Yann Neuhaus

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Updated: 4 hours 57 min ago

CPU_COUNT

Fri, 2016-06-17 06:48

When you have less CPU threads than the number of processes that has something to run in CPU, the OS will schedule them to share the CPU resource. Increasing the workload at that point will not increase the throughput because you have reached the capacity of your system, and response time will increase because of queuing. Actually, performance will even decrease because of the overhead of context switching when trying to share the processors.
When you don’t want the OS scheduler to do the resource sharing job, you can, and should, use Instance Caging. For sure, the database instance can do resource sharing more intelligently than the OS as it knows the kind of workload and the performance requirement of each process.

I did some tests on a 8 CPU machine running SLOB from 32 concurrent sessions, then 31, then 30,… down to the last run with 1 sessions, each for 5 minutes. This is what you see on the right-most dark green triangle here:
CaptureSLOBCPUCOUNT01
After a very short library cache contention when all 32 sessions are parsing their statements. The each run go decreasing. The dark green here is labelled as ‘CPU + CPU wait’ and is coming from ASH where all sessions are on state ‘ON CPU’ even when they are actually in the OS runqueue. Of course, I’ve only 8 CPU threads, so I cannot have 32 sessions running on CPU.

The runs on the left where you can see the same but with some light green is from same runs but with Instance Caging active. I’ve a resource manager plan set and I’ve set CPU_COUT to 8 (the first run on the left), then 7, … down to 1. The dark green is still the ‘ON CPU’ state and with Instance Caging Oracle allows at maximum CPU_COUNT processes in that state. The remaining processes are switched to a waiting state, instrumented as ‘resmgr: cpu quantum’ and displayed in light green.

My goal is to show that you can increase the throughput with Instance Caging. I measured the logical reads per second and made an Excel chart from them. The blue lines are from different CPU_COUNT settings from 8 to 1. The orange line is from no setting CPU_COUNT which means that instance caging is not enabled. On the X axes you have the number of conccurent SLOB sessions I’ve run. What you see from the bluse lines is that the throughput increases linearly with the number of concurrent session until it reaches the limit: either the CPU_COUNT limit or the physical limit when CPU_COUNT is not set. Note that the CPU threads are not cores here. Tests were done on Oracle Public Cloud 4 OCPUs (aka OC5 compute shape) which are actually 8 threads from E5-2690 v2 Intel processors. This is why running on two threads here do not double the throughput. Actually, when running 8 sessions on 8 threads the throughput is only x6 from running one session on one thread.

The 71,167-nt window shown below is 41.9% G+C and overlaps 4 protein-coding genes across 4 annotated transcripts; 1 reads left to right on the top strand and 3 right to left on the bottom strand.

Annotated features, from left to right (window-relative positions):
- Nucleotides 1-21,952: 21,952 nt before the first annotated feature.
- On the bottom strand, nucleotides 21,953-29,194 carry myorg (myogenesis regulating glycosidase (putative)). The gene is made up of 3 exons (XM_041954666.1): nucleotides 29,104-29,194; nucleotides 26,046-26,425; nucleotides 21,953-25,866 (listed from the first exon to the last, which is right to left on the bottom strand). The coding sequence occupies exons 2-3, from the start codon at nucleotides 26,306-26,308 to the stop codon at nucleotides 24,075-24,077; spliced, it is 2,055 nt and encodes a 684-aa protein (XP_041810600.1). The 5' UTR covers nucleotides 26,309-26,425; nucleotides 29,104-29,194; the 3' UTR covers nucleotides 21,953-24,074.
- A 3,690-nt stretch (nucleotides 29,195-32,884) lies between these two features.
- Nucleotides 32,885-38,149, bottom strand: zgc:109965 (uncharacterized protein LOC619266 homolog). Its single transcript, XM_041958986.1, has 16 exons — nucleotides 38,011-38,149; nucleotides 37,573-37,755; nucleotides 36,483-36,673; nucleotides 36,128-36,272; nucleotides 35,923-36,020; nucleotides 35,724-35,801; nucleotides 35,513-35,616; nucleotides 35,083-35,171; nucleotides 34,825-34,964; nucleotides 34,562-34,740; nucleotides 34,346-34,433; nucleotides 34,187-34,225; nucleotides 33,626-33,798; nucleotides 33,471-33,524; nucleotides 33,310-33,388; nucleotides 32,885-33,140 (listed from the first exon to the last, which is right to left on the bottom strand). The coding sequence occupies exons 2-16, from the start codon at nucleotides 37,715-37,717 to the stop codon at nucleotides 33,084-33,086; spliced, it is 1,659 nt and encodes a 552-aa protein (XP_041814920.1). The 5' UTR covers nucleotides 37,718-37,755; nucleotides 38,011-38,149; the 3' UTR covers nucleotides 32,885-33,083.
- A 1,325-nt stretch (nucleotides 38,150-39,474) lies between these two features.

CaptureSLOBCPUCOUNT

The second goal is to compare Oracle instance caging with OS scheduler when instance is using full capacity of the server. On the top you can see the darker blue line which is when CPU_COUT is set to the actual number of CPU threads (CPU_COUNT=8). The orange line is when no CPU_COUNT is set: instance caging is disabled. The maximum throughput then, 3.6 MLR/s, is reached when we run same number of sessions as the number of CPU threads. What you see here is that when the server is overloaded scheduling at instance level is more efficient than scheduling at OS level. Without instance caging, the orange line, the LR/s degrades because of context switching overhead. So the recommandation here is to always do instance caging even if you have only one instance on your server.

Why is the instance caging algorithm better than the OS scheduler? Because it is focused at database processes workload. Here is the graphs of the ‘resmgr: cpu quantum’ wait times.

CaptureSLOBCPUCOUNT02

On the left, I’ve run with CPU_COUNT=8. When I have 32 concurrent sessions each of them spend 3/4 of their time waiting for CPU. Those waits are about 300 milliseconds. When I’ve only 9 sessions, each one have to spend only small part of their response time on waiting. They wait about 25 milliseconds on ‘resmgr: cpu quantum’. The wait time is not fixed and depends on the load. This makes sens: when you know you will have to spend a long time waiting, it’s better to have longer waits in order to avoid too many context switches. On the right, it’s the same but with CPU_COUNT=1 which gives x8 less CPU time to the processes. They will have to spend more time on waiting. And we see that the wait time is adjusted: can go up to 4 seconds time slices. The OS scheduler will never do that, putting a process on runqueue wait for several seconds, because the scheduler tries focus on the response time. It’s different with instance caging. When you know that you will have to spend a long time waiting, then it’s better to optimize throughput by lowering the context switching.

The recommandation is to enable instance caging: set a resource manager plan and set cpu_count. It’s not an option. There’s no additional costs for it. And it will always be better than letting the OS manager CPU starvation.

On Standard Edition 2, it’s even easier: Oracle Corp. enabled instance caging for you ;)

 

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